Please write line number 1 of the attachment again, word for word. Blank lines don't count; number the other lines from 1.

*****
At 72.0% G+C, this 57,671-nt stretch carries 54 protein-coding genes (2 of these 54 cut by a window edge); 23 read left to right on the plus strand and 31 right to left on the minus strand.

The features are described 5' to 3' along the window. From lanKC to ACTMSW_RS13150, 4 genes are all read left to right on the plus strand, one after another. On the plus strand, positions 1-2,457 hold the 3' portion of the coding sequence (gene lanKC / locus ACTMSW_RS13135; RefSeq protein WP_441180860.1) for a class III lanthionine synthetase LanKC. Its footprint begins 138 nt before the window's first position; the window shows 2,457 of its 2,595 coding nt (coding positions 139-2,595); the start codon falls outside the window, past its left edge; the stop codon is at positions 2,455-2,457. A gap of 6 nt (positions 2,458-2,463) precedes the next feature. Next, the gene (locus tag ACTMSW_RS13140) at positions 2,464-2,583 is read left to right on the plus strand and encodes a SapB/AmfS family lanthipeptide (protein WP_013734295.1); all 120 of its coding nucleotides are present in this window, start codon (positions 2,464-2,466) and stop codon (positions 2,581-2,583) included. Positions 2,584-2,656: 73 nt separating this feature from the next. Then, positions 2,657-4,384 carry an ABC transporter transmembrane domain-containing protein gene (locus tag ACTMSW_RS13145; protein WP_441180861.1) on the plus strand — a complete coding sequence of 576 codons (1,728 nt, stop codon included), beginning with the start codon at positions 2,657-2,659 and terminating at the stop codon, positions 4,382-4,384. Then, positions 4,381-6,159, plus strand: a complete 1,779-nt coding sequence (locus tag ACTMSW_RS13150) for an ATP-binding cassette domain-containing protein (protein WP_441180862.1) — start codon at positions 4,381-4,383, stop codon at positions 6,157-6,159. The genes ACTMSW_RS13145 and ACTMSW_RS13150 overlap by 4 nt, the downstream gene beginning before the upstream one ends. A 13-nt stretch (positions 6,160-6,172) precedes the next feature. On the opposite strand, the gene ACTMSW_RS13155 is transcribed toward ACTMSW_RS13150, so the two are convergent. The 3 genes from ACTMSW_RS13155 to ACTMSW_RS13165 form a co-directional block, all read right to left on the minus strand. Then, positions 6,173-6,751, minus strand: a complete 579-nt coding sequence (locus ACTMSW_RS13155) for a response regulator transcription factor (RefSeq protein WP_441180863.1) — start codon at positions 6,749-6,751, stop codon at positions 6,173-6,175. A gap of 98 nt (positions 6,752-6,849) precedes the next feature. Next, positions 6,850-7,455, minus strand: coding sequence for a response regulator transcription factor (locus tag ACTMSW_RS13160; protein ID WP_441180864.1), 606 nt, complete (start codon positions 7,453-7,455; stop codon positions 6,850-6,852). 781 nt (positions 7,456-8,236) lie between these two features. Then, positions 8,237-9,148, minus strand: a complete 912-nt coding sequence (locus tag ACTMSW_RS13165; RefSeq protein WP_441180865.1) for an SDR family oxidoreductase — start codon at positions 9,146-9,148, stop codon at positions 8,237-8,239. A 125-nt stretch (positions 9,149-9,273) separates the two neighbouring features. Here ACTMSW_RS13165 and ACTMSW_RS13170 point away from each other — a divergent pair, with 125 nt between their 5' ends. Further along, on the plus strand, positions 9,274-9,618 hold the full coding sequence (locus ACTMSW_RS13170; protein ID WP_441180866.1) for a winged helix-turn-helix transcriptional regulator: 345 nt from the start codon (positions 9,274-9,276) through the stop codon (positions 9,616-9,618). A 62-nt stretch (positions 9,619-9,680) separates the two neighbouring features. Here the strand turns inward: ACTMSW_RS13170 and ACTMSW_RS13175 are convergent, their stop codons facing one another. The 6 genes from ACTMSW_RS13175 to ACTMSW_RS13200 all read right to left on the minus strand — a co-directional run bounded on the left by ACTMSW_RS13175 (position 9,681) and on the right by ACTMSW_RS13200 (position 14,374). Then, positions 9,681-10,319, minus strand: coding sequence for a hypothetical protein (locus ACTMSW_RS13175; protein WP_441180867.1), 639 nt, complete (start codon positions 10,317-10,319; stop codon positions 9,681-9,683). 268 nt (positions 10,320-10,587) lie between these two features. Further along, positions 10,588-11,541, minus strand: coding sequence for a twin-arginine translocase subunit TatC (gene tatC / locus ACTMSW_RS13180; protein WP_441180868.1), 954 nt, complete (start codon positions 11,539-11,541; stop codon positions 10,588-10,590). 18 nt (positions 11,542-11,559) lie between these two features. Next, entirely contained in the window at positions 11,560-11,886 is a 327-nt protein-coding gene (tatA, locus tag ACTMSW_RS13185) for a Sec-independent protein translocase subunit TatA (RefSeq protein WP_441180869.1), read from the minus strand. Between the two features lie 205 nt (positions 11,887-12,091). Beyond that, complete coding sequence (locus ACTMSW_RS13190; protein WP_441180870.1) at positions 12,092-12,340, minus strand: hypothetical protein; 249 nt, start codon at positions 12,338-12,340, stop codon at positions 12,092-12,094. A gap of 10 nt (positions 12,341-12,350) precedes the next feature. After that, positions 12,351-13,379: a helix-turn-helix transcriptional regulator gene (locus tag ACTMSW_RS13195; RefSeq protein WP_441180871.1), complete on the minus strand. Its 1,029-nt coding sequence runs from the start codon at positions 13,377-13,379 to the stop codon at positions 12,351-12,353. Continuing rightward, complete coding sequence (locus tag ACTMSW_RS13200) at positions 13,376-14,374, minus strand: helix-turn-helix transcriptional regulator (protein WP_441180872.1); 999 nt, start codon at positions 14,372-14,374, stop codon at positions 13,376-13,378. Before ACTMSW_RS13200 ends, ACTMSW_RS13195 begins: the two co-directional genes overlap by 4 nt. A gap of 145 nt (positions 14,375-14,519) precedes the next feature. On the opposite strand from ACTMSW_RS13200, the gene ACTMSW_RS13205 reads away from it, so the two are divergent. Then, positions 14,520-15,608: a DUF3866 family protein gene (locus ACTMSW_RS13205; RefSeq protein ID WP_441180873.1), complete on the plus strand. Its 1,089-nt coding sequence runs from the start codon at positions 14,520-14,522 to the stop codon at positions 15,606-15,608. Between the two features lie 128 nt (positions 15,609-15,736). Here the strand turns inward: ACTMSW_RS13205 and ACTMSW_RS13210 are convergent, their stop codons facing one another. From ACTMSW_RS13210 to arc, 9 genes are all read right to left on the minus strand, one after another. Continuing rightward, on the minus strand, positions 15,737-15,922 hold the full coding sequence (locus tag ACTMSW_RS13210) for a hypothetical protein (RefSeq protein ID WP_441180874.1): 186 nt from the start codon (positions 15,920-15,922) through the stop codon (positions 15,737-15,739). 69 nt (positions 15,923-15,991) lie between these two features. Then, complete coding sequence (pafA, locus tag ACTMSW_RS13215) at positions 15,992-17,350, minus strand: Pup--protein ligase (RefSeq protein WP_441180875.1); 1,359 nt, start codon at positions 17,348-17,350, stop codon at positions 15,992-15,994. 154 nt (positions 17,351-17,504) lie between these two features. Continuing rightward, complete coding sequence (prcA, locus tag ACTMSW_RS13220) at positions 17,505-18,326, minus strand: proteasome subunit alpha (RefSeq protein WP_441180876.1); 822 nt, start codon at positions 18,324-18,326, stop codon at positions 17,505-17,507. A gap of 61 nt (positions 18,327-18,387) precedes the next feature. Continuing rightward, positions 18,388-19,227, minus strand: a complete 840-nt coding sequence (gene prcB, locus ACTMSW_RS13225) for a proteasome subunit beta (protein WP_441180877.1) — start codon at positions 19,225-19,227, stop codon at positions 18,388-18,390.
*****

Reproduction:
At 72.0% G+C, this 57,671-nt stretch carries 54 protein-coding genes (2 of these 54 cut by a window edge); 23 read left to right on the plus strand and 31 right to left on the minus strand.